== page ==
In the old subversion repository there's a TFTP analyzer (TFTP.h and TFTP.cc, with an accompanying new tftp.bro). It was never integrated due to a significant design question about just how to treat TFTP sessions, given that they can change port numbers. Below is an email exchange with Robin discussing the problem.
On Fri, Apr 27, 2007 at 10:02 -0700, you [Vern] wrote:
> The way TFTP works, a request will have a tuple
> (A) <src-addr, src-port, dst-addr, 69/udp>
> (where of course 69/udp needs to not be wired in but rather amenable to
> DPD, but I'm using the concrete value here to help with exposition).
> The reply has a tuple:
> (B) <dst-addr, dst-port, src-addr, src-port>
> where dst-port needn't be 69/udp.
I don't like the idea of migrating the analyzer from one connection
to the other (for the same reasons you don't like it either , but
belows's an idea which could work if I understood your summary of
TFTP correctly. It does however assume that the TFTP analyzer does
not need to correlate core state between originator and responder
(though perhaps that could also be hacked into the scheme somehow).
> This is clearly somewhat related with FTP data channel establishement,
Right, perhaps we can leverage the same meachnism.
So, if the first client packet comes in:
<src-addr, src-port, dst-addr, 69/udp>
then Bro will instantiate connection1 and assign the TFTP analyzer
to it. The analyzer can then register another TFTP analyzer for a
potential follow-up connection via the expect_connection()
mechanism (works on both core- and script-level):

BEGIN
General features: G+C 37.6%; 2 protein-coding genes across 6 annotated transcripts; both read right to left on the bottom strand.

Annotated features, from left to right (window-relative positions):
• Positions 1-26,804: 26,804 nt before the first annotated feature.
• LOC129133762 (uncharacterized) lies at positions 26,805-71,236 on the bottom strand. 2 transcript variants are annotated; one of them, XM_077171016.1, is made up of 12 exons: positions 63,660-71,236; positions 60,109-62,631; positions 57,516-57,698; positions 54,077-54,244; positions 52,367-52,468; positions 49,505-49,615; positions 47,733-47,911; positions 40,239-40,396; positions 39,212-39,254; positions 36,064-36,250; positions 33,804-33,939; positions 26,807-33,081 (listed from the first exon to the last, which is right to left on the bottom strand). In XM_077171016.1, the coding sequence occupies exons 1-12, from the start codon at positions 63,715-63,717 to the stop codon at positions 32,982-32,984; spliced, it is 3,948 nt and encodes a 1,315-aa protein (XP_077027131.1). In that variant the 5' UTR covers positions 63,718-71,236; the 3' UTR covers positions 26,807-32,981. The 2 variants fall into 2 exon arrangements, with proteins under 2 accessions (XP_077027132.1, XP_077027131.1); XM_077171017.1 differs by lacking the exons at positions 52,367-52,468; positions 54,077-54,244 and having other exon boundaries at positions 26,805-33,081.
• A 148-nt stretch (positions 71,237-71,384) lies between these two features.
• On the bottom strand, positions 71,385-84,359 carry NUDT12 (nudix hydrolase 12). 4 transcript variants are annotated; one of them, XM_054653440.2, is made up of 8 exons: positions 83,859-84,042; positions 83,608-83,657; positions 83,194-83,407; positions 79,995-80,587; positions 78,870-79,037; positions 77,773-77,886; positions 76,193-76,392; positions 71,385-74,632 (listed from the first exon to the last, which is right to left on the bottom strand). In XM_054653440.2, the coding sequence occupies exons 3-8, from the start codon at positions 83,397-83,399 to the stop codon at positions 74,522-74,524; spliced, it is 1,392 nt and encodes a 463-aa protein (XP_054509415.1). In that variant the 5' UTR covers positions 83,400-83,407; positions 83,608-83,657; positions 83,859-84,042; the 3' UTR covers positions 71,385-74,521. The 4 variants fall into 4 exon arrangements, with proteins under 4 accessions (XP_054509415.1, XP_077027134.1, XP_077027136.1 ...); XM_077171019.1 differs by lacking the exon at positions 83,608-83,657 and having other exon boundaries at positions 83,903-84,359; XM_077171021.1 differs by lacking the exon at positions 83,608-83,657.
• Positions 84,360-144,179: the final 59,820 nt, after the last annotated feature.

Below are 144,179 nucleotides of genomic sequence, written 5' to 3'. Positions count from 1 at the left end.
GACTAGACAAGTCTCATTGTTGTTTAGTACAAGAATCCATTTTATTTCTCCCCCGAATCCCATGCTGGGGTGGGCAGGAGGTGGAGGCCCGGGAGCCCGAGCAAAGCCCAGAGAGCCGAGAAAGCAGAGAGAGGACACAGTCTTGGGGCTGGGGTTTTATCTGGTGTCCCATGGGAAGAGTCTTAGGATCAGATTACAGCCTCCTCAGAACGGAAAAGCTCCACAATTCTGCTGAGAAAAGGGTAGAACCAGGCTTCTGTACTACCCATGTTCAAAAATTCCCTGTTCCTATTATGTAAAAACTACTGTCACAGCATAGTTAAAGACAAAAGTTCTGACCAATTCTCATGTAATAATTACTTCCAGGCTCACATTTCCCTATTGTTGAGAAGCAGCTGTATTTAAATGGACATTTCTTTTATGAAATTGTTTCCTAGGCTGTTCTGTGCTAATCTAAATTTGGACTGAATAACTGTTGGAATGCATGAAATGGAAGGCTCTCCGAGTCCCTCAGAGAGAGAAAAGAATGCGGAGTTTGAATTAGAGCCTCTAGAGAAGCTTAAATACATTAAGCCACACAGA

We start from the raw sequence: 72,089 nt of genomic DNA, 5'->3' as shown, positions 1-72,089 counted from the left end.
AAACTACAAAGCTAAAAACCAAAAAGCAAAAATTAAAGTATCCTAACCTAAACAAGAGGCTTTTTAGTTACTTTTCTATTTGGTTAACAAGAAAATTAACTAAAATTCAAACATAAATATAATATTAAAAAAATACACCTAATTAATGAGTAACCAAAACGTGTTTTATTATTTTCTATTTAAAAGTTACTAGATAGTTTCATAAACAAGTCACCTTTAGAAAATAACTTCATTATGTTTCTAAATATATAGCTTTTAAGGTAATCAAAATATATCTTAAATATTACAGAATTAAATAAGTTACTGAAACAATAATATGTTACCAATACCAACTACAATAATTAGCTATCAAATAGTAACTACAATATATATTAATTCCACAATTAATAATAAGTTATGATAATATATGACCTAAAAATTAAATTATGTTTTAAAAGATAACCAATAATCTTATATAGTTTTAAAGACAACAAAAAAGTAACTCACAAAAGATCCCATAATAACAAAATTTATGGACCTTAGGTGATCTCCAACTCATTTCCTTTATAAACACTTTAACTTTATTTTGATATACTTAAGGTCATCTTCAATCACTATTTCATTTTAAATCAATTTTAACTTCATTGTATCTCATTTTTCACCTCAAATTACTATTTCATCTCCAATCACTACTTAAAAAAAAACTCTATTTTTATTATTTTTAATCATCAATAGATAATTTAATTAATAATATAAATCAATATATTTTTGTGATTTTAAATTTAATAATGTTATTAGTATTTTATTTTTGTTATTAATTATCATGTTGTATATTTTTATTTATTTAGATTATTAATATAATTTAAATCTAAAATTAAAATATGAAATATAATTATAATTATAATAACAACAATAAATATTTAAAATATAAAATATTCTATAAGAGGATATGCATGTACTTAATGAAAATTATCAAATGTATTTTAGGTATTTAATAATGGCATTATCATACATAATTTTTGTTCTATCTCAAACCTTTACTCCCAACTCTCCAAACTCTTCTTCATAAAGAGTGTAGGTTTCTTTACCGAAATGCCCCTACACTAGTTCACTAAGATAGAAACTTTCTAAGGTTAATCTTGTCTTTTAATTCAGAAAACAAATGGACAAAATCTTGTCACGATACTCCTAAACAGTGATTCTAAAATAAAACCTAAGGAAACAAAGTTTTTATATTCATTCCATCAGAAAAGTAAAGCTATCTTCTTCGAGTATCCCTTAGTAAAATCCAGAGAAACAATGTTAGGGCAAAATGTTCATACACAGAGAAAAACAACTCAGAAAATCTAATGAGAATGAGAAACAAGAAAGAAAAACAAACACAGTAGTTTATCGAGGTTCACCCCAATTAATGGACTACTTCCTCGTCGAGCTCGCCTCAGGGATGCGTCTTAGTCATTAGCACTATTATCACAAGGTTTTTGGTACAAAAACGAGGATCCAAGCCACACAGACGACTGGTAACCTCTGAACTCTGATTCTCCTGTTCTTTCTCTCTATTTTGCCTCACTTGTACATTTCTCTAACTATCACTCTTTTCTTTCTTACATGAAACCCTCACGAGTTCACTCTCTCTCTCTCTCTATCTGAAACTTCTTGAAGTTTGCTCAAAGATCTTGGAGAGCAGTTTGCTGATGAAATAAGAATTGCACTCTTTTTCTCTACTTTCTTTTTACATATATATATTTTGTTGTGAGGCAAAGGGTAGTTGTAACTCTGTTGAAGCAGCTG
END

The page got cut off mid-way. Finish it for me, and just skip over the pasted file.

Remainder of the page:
expect_connection(dst-addr, src-addr, src-port, TFTP)
If then the reply <dst-addr, dst-port, src-addr, src-port> follows,
we have two cases:
(1) dst_port == 69/udp
Bro associates it with connection1 and we're fine. The
expect_connection() will eventually time-out (or we add an
"unexpect_connection" to remove the entry).
(2) dst_port != 69/udp
Bro opens a new connection2 with the wrong direction but also
with the TFTP analyzer.
The TFTP analyzer can check whether dst-port is not 69/udp. If
so, then we are in this case and it can call
connection2->FlipRoles() to flip the endpoints. From that on, it
can proceed as usual; all subsequent packets will arive on
connection2 (except for retransmissions of the initial request
which will still go to connection1 and can be handled there).
The script-level needs to cope with TFTP events coming from two
different connections but that should be doable I'd think.
Does this help?
- peculiarities that arise due to missing or reordered packets
> (such as monitor sees the client's activity on the second
> connection prior to the server's activity, and thus the
> direction is reversed)
Not sure about these but there's likley no optimal solution for them.